It's A Spectrum

 

This article is in no way meant to diagnose any individual.

If your child has been diagnosed with Cornelia de Lange Syndrome, you have most likely asked a ton of questions, and done even more research. In this endeavor, you surely have seen "Autism" dropped all over the place, as it is listed as a common characteristic of CdLS. But what is Autism? Is it the same as CdLS? Does everyone with Cornelia de Lange Syndrome have Autism? These are questions many parents have, but a simple web search may not answer those questions. Below you will find the simplified explanations to the questions, and you are encouraged to leave comments, join the discussion, or ask questions at the bottom of the page.

What is Autism?

While many people have an idea of what Autism is, or what it "looks like," few people truly understand it. For starters, there is no such thing as "Autism Disorder." This is because Autism is a sliding scale. What does this mean? Autism affects everyone differently ranging from severely impaired to high functioning. Thus, when people say Autism, they are actually referring to Autism Spectrum Disorder (ASD).

The most widely known symptoms of ASD include repetitive behaviors, trouble with social interactions, and delayed or lack of language ("Symptoms" 2013). The media in current years shows Autism off in ways to inspire people, so the uniformed eye sees a person with Autism as a genius that can build a rocket, and they feel humbled when they see their Autistic neighbor get asked to prom. However, there is much more to Autism than excelling in a certain area or overcoming social issues.

As mentioned previously, Autism is a spectrum; most of the kids and adolescents in the media are on the higher functioning end of the spectrum, which leave the other end under-represented. You may have heard of Asperger's, this is one of the highest functioning forms of Autism. Temple Grandin, Albert Einstein, and Mozart are just a few examples of historical figures who had Asperger's. What makes Asperger's special is that it highlights that individuals with Autism think in a very unique way, which allows them to be very interested in or very good at one thing, while falling behind elsewhere.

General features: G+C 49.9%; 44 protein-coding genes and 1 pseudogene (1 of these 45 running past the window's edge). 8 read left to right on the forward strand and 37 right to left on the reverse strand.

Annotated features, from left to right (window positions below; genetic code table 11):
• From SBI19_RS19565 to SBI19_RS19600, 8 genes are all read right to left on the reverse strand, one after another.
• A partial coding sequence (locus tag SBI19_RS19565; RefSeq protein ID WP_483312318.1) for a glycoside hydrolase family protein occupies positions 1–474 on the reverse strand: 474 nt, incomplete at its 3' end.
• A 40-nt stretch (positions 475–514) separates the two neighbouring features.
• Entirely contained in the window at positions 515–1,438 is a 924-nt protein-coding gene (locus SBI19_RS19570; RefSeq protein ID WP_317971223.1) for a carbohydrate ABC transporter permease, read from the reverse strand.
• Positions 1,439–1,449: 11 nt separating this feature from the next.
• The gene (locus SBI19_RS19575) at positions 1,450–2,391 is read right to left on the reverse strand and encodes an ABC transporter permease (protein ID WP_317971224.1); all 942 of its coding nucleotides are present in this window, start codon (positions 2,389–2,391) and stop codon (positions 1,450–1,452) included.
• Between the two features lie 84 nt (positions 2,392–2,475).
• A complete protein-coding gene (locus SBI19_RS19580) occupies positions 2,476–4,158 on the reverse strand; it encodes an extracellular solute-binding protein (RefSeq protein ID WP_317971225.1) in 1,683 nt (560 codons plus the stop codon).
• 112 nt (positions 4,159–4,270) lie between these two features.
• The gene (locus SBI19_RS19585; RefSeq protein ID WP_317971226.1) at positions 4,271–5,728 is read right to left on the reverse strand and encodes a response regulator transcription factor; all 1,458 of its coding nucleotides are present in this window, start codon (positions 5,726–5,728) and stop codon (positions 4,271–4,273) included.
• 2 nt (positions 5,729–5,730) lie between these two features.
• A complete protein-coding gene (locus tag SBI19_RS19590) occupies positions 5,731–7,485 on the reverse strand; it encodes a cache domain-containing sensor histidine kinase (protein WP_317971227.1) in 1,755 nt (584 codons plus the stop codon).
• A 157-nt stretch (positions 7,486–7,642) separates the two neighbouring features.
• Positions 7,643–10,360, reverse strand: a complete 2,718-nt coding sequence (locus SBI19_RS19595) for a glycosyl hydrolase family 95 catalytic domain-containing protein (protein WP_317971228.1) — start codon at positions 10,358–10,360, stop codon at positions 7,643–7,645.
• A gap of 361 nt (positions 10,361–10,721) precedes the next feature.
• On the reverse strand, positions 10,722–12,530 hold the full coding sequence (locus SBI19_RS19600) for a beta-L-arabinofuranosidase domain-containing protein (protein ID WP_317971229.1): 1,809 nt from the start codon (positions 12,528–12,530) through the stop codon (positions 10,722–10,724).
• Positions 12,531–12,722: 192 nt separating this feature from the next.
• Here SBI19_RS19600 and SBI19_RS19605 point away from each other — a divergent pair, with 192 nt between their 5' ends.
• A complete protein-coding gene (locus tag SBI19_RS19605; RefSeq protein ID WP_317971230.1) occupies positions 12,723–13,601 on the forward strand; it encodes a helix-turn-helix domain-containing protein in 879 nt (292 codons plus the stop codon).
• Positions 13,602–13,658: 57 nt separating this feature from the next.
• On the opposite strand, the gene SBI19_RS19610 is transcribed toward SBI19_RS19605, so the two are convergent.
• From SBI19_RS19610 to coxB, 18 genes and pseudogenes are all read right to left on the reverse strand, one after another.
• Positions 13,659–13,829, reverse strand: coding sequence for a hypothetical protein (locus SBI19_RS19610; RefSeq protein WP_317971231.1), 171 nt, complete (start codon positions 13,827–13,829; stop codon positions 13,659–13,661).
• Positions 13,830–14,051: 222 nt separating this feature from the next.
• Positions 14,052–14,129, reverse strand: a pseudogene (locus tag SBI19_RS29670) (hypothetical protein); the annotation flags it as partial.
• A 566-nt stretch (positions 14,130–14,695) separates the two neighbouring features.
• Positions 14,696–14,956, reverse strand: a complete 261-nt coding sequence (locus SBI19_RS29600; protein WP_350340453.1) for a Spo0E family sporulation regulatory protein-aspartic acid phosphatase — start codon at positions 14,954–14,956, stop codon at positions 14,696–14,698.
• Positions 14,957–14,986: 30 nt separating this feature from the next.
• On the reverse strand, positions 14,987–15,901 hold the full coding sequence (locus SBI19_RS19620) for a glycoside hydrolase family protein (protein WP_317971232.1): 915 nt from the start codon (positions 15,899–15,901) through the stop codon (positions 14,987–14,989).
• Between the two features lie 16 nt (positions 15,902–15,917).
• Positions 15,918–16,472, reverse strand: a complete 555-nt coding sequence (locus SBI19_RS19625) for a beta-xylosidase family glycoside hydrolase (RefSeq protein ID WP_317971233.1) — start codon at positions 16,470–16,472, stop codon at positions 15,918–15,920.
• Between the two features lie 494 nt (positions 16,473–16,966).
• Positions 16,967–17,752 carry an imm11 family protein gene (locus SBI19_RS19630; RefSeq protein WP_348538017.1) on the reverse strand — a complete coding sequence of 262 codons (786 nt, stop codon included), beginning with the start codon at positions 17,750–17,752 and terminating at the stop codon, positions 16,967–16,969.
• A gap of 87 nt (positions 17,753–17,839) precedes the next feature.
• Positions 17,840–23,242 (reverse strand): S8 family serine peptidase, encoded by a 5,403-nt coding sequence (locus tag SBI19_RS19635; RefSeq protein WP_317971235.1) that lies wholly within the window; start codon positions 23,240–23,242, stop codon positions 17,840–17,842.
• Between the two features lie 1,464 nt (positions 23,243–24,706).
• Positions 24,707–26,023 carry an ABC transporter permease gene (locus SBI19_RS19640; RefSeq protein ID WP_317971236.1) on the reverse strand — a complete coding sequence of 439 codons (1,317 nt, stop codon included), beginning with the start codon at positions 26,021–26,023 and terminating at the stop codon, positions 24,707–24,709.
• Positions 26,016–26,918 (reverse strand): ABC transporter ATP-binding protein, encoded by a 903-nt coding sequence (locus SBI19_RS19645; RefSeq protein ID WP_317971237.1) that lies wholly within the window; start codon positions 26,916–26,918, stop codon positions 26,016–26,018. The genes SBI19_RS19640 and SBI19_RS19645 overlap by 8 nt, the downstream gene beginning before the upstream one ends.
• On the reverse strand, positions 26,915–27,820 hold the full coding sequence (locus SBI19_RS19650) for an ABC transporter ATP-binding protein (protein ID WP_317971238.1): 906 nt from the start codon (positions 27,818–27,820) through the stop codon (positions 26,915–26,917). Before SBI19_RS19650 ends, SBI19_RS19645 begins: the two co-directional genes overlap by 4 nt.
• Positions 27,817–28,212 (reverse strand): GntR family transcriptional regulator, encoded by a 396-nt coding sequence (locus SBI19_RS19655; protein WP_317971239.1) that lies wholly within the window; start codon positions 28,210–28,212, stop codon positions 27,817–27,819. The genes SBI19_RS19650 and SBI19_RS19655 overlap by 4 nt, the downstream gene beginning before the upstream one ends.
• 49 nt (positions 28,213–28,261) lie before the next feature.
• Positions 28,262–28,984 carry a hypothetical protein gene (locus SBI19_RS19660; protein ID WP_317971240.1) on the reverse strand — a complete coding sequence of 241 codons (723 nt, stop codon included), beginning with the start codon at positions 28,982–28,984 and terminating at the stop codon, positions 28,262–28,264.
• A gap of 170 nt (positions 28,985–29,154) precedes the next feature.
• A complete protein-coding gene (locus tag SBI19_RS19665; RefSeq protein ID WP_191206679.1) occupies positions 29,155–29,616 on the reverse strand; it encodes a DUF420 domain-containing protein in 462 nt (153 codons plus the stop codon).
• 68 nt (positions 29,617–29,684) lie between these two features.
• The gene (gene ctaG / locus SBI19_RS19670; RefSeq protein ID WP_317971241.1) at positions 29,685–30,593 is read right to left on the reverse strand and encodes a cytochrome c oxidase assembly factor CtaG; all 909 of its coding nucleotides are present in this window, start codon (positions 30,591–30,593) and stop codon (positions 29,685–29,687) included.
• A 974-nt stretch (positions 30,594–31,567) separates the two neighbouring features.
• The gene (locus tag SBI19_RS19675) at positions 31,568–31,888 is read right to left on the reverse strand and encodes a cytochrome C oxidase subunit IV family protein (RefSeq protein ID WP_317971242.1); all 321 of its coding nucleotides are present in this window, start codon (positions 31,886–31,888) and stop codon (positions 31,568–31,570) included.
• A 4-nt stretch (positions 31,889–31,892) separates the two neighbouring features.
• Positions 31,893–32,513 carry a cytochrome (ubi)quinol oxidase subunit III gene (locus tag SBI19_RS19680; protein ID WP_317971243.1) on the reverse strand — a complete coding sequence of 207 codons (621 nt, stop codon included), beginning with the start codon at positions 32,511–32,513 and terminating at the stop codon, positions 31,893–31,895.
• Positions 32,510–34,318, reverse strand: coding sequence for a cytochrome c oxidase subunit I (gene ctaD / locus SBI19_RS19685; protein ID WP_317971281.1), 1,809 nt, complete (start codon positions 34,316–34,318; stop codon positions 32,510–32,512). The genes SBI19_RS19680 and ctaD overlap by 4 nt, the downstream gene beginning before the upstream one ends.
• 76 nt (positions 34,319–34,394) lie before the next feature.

Autism Spectrum Disorder may also cause Seizure Disorders, Genetic Disorders, Pica, Sensory Sensitivity, and trouble with sleep ("Symptoms" 2013). Seizure disorders may include, but are not limited to, Epilepsy. Pica is the habit of eating non-food items. Eating things that are not food can also be related to sensory sensitivity. People with Autism perceive the world differently as they commonly have heightened senses, which may bother them at times.

Is Autism the Same as CdLS?

The short answer in no. Cornelia de Lange Syndrome and Autism Spectrum Disorder are two very different disorders. However, they do work together in the case of Cornelia de Lange Syndrome. Many people diagnosed with CdLS display Autistic characteristics, such as the ones discussed above. When wondering if your loved one has Autism, the first thing you should do is consult a specialist, but you should know the signs to look for.

Cornelia de Lange Syndrome, while not often referred to as one, is a spectrum. This is one of the few similarities CdLS shares with ASD. Parents of children with CdLS quickly learn from their research that some kids have much more mild forms of the disorder than others do. CdLS often affects physical features such as limb abnormalities, a cleft palate, connecting eyebrows, and excessive body hair. Autism on the other hand, has no physical changes. You cannot tell by looking at someone whether they have ASD or not. CdLS, like ASD, can cause other medical issues to arise, such as Gastrointestinal Disorders.

The important thing to focus on is that having Cornelia de Lange Syndrome does not guarantee being on the Autism Spectrum, although it is common. When determining what is caused by which disorder, it is important to know how the disorders affect individuals respectively, so that you can separate them instead of thinking of them as one-and-the-same.

By: Mikayla Oko | 2017

Source:​

"Symptoms." Autism Speaks. Autism Speaks Inc., 20 Mar. 2013. Web. 12 Apr. 2017.